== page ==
Alien/Predator Novel Reviews

Started by Hudson, Aug 19, 2014, 04:55:43 PM

Author
Alien/Predator Novel Reviews (Read 50,570 times)

Corporal Hicks

No Exit, perhaps, as it was the last one but in all honesty, I don't think so. And you've got the reprints anyway.

HuDaFuK

HuDaFuK

#76
Yeah, I'd feel like a bit of a dick taking the whole lot off you :laugh: But having just had a quick gander on Amazon, the cheapest I can find No Exit for is near enough 20 quid, with others going for significantly more than that, so if your offer's still good...

I'd much rather have individual issues than omnibus editions, so sadly the new reprints don't much interest me.

Hudson

Hudson

#77
AvP Prey 4/5

I decided to revisit this one over the weekend with a plan to follow it up by reading Berserker and then AvP War, saving Hunter's Planet for last as it seems to be kind of an alternate 'non-canonical' sequel at this point.

This is what I would consider to be one of the (if not the) iconic narratives of the Alien/Predator expanded universe. The novel form is the definitive version of the story, for me personally at least. The original comic features outdated art, and suffers from typical pacing/characterization issues as any graphic novel would. Not to say the graphic novel is bad, but I find that it's dated whereas this novel survives better in the twenty-first century. One of the things that most impresses me about the novel is its pacing, and the characterization. Each focalizing character (whose eyes we experience a scene through) feels well drawn and dynamic. The important players in the story all want something, including the Predator characters. "The novel is a machine of desire," writes Douglas Glover in his fiction-writing craft book, "Attack of the Copula Spiders," and each of the characters present in "Prey" are well developed and operate based off of their human (or otherwise) desires. The pacing of the novel also features a structure which holds off an outright Xenomorph invasion until somewhere near the middle, similarly to the original films. AvP Prey has a nice slow-building narrative until everything comes to a head and inevitably reaches a fever pitch. This gives us time to know the people and the setting, and I never felt like the opening parts of the book were moving slowly. Everything here feels readable and entertaining and purposeful. There's a lot of momentum, even in scenes which primarily feature dialogue. A lot of this is the result of what I'd call a well-plotted story. Every scene seems to have a specific function. I don't find that there's anything "extra" that I'd take out. The reader is always learning something important.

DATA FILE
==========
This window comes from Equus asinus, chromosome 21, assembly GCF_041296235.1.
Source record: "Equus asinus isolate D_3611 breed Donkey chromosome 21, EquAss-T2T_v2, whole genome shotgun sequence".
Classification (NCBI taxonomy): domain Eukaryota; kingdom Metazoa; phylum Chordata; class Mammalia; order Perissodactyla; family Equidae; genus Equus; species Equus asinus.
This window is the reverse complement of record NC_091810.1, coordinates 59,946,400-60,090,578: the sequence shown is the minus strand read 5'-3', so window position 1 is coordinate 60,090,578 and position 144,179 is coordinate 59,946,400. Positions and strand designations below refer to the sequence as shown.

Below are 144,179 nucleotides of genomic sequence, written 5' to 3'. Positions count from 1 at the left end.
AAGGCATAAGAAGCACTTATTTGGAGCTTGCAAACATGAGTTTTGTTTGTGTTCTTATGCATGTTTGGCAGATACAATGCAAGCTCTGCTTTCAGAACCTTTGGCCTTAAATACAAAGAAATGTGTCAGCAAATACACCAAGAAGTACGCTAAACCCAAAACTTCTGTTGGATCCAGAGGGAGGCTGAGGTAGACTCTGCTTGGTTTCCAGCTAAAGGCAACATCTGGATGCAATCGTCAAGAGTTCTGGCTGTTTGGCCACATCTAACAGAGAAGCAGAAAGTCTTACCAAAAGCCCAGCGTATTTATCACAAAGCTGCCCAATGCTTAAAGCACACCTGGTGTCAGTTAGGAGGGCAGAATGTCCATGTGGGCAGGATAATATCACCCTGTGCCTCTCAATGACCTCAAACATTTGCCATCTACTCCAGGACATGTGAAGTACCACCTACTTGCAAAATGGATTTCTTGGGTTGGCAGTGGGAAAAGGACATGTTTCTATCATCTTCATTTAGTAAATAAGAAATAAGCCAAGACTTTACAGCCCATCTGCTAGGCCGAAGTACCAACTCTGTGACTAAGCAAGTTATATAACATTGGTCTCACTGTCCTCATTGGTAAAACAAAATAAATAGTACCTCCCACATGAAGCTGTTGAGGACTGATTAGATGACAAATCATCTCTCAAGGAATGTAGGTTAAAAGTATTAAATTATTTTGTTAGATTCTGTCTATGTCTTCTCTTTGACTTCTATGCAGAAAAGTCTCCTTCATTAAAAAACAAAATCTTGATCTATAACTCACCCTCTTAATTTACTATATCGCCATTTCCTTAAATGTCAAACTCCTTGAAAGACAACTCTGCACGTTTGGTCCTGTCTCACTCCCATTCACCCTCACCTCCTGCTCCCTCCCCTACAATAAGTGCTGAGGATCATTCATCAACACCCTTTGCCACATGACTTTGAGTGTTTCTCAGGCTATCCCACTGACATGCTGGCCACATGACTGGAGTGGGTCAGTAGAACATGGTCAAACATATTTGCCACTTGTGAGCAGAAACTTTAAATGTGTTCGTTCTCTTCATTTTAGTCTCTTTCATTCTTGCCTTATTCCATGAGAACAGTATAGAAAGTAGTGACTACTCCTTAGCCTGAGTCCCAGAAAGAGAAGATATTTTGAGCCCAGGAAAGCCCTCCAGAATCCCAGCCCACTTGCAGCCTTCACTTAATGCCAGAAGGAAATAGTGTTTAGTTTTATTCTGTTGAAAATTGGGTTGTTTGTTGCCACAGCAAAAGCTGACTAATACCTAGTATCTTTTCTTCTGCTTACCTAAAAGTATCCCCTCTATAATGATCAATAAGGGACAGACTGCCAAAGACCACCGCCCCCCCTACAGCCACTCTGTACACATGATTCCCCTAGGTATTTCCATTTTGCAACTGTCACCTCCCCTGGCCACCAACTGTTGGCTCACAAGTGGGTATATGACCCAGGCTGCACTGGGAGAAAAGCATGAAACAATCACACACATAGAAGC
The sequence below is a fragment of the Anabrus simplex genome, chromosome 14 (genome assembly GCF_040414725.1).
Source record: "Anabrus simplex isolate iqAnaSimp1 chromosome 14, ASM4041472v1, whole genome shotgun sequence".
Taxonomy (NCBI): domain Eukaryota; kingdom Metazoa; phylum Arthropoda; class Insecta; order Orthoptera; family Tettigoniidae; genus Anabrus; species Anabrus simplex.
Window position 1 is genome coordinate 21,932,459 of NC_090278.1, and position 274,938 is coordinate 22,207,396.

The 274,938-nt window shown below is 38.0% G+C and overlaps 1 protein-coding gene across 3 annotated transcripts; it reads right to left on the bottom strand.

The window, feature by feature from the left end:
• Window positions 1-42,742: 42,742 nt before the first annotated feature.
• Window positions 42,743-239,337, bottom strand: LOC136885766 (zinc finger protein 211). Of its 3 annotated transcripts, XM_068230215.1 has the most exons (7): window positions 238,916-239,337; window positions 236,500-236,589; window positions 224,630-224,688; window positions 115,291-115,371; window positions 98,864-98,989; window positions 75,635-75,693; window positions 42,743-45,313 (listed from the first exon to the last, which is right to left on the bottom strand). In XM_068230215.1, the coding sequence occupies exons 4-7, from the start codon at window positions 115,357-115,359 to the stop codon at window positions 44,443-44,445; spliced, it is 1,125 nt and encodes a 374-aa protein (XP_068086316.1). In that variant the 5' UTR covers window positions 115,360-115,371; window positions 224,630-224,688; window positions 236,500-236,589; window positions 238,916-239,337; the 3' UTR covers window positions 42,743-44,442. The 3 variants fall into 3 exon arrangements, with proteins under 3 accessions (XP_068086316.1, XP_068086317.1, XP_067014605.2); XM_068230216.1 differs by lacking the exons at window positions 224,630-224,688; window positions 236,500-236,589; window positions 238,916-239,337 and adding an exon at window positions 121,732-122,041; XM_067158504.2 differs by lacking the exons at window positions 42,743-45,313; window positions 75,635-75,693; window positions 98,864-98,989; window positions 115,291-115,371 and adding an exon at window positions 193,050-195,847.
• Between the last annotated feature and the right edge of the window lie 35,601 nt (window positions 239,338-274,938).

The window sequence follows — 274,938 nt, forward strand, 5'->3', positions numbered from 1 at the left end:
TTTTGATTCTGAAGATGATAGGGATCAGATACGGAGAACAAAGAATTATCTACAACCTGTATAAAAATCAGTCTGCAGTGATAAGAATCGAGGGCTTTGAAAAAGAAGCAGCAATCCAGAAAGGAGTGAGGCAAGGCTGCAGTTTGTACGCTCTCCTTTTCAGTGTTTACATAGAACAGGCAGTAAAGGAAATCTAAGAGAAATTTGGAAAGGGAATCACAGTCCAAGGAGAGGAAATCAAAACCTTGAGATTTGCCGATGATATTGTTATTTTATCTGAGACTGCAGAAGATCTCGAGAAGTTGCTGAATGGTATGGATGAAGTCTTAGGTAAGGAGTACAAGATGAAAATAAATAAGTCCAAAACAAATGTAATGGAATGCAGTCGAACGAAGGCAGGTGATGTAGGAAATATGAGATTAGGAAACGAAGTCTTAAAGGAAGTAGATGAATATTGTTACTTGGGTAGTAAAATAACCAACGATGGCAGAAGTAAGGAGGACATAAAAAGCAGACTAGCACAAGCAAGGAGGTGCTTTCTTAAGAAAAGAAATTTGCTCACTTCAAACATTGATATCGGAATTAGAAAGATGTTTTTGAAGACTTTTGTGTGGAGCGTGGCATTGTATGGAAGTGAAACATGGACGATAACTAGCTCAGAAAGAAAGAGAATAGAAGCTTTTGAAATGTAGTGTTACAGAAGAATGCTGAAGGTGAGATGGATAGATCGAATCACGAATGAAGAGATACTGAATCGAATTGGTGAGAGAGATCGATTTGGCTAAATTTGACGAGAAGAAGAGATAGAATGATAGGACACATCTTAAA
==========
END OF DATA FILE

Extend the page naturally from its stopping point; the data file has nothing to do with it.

After a quick read (this might by my third read overall) I think I only have a couple gripes off the top of my head: 1.) I still don't appreciate all the human attributions laid onto the Predators. Any time one of them is described as "smiling," I felt this was inappropriate. I'm also iffy on their direct dialogue sounding so human. As impressive as the world-building is w/r/t the Predator society and the backstory of the principle character Dachande, a lot of this really detracts from the audience perceiving the Predators as "monsters," which is how they originated in media. They still come off as dangerous, for instance I think half the human body count probably comes as a result of Predator attacks, but the Predator 2 novelization did a fine job of portraying a civilized society without making the Predators come off as essentially Klingon ripoffs. Their culture still feels very familiar and human, as opposed to unfamiliar and alien. 2.) Does Ackland ever face any kind of consequences for being such a tool? It seems like the remaining human characters in the colony are just able to escape, which is detrimental to a sense of tension we get as a reader. Or did I miss something here? Seems like these people just drive away in RVs (sorry, AVs) and get away scot free.

Other than a couple gripes, this really is a memorable and essential text in the Alien & Predator universe. It's a dirty shame that Paul W.S. Anderson got away with the crime of creating a cheap knock off of this story, instead of adapting it. Not to mention the fact that this book works as a great feminist text which feels very much in the tradition of the Alien series.

Quote from: HuDaFuK on Feb 19, 2018, 04:01:59 PM
Yeah, I'd feel like a bit of a dick taking the whole lot off you :laugh: But having just had a quick gander on Amazon, the cheapest I can find No Exit for is near enough 20 quid, with others going for significantly more than that, so if your offer's still good...

I'd much rather have individual issues than omnibus editions, so sadly the new reprints don't much interest me.

Sure enough it does seem that No Exit is starting to creep up in price. Although, it's not celebrated like South China Sea, so I can't see it becoming unattainable. Humblebrag: I got my copy signed by the man himself, Brian Evenson.

I know how you feel about wanting the individual editions too. I never had the Bantam Spectra books other than AvP Prey, so I just felt like tracking down the individual first-editions would've been pricier than getting the Omnibus anthologies. They do look kind of goofy on the shelf.

HuDaFuK

HuDaFuK

#78